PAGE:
Welcome back to Messier Monday! Today, we continue in our homage to our dear pal, Tammy Plotner, by taking a look at the “little dumbbell” itself, the planetary nebula referred to as Messier 76!

Throughout the 18 th century, renowned French astronomer Charles Messier discovered the existence of a number of “ambiguous things” while surveying the night sky. Initially misinterpreting these things for comets, he started to brochure them so that others would not make the very same error. Today, the resulting list (referred to as the Messier Brochure) consists of over 100 things and is among the most prominent brochures of Deep Area Objects.

Among these things is the Messier 76 (aka. the Little Dumbbell Nebula, the Barbell Nebula, or the Cork Nebula) a planetary nebula situated about 2,500 light years away in the Perseus Constellation While it is simple to discover due to the fact that of its distance to the Cassiopeia Constellation(situated simply south of it), the faintness of this nebula makes it among the harder Messier Challenge observe.


Found some 2,500 light years far from Earth, the shell of this passing away star broadens over area for a range of about 1.23 light years– yet the halo around it continues for near to another12 Inside is a 16.6 magnitude main star, burning away at a temperature level of roughly 60,000 K!

Picture Of The Little Dumbbell Nebula taken by the Liverpool Telescope. Credit: Göran Nilsson, Wim van Berlo/The Liverpool Telescope

One day, possibly in another 30 billion years, it will cool off a bit, ending up being a white dwarf star. However simply what makes its shape– its shape? As Toshiya Ueta of the NASA Ames Proving ground stated in a 2006 research study:

” We provide the far-infrared (IR) maps of a bipolar planetary nebula (PN), NGC 650, at 24, 70, and 160 [nanometers], taken with the Multiband Imaging Photometer for Spitzer (MIPS) on board the Spitzer Area Telescope. While the two-peak emission structure seen in all MIPS bands recommends the existence of a near edge-on dirty torus, the unique emission structure suggests the existence of 2 unique emission parts in the main torus. Based upon the spatial connection of these 2 far-IR emission parts with regard to different optical line emission, we conclude that the emission is mostly due to the [O IV] line occurring from extremely ionized areas behind the ionization front, whereas the other emissions are because of dust continuum occurring from low-temperature dust in the remnant asymptotic huge branch (AGB) wind shell. The far-IR nebula structure likewise recommends that the improvement of mass loss at the end of the AGB stage has actually taken place isotropically, however has actually taken place just in the equatorial instructions while stopping in the polar instructions. Today information likewise reveal proof for the prolate spheroidal circulation of matter in this bipolar PN. The AGB mass-loss history rebuilded in this PN is hence constant with what has actually been formerly proposed based upon the previous optical and mid-IR imaging studies of the post-AGB shells.”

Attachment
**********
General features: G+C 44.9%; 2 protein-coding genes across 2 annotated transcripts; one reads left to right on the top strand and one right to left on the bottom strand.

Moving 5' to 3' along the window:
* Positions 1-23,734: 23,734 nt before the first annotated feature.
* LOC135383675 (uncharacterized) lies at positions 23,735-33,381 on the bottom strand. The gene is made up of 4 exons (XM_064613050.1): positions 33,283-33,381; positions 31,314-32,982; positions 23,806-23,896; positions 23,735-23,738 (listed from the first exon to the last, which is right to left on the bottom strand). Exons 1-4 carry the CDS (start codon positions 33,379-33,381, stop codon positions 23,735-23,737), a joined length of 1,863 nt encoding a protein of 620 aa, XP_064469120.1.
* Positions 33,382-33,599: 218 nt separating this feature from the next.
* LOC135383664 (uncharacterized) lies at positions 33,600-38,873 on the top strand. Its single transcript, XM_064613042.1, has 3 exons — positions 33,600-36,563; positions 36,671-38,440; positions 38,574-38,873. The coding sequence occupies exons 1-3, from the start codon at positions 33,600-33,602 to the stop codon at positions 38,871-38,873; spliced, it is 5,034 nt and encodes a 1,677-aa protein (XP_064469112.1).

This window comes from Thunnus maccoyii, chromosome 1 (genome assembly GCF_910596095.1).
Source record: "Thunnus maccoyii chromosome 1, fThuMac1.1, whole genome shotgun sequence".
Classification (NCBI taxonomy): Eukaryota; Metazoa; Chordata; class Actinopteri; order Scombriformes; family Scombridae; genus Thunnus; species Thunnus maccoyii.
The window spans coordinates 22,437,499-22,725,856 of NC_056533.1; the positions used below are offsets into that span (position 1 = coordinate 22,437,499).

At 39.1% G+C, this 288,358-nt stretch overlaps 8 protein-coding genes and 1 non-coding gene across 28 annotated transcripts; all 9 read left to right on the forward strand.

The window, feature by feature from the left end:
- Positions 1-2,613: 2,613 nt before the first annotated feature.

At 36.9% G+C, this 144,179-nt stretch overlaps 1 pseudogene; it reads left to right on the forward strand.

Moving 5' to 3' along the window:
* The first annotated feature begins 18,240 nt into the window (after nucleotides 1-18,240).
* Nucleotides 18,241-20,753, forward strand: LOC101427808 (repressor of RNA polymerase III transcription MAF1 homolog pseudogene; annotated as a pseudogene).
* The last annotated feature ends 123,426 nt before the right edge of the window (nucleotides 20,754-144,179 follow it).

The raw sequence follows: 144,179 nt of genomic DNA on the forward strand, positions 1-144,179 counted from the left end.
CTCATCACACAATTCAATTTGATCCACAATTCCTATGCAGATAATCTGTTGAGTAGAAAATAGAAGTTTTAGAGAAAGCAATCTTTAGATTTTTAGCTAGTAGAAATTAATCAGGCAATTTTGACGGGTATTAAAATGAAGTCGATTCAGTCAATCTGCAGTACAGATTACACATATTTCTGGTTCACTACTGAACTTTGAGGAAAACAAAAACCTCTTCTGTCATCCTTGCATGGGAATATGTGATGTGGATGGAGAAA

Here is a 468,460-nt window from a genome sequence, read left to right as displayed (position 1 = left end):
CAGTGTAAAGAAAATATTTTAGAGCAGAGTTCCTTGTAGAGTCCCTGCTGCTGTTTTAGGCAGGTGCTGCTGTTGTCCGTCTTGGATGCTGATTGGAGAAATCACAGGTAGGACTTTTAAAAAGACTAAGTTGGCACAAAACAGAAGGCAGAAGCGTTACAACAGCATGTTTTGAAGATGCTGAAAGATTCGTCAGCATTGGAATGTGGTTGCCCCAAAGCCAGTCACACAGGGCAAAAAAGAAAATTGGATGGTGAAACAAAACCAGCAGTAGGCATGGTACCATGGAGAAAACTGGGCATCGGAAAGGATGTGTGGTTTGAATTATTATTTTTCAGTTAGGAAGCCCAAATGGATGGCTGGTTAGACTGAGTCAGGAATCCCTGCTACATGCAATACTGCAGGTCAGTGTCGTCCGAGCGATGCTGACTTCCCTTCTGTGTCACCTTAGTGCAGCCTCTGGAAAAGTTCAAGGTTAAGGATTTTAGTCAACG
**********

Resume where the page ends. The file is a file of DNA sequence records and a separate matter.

So it’s bi-polar– simply another insane planetary nebula. However could it be blowing bubbles? According to some scientists, it could. These consist of M. Bryce (et al), who showed the following in a 1996 research study:

” High spatial and spectral resolution observations of the H?, [N II]6584 A and [O III]5007 A emission line profiles from the planetary nebula NGC 650 -1 have actually been acquired with the Isaac Newton and William Herschel Telescopes utilizing the Manchester echelle spectrometer. These observations, and extra narrow-band images acquired utilizing the San Pedro Martir telescope, are compared to synthesised images and spectra based upon the generalised connecting excellent winds (GISW) designs (including a sluggish wind highly focused towards the equatorial aircraft) and an excellent correspondence is discovered, verifying NGC 650 -1 to be a bipolar wind-driven bubble orientated at a disposition of ~75 deg with the NW lobe pointing towards the observer. There is an intense main ring with 2 connected (inner) lobes, which reveal normal growth speeds of ~43 km/s and ~60 km/s respectively. Outside the inner lobes are the fainter external lobes which are observed to have an extremely low growth speed (~ 5km/s), and which have on one side (SE) a polar cap which reveals greater speeds once again (~20 km/s). The nature of these external lobes stays uncertain.”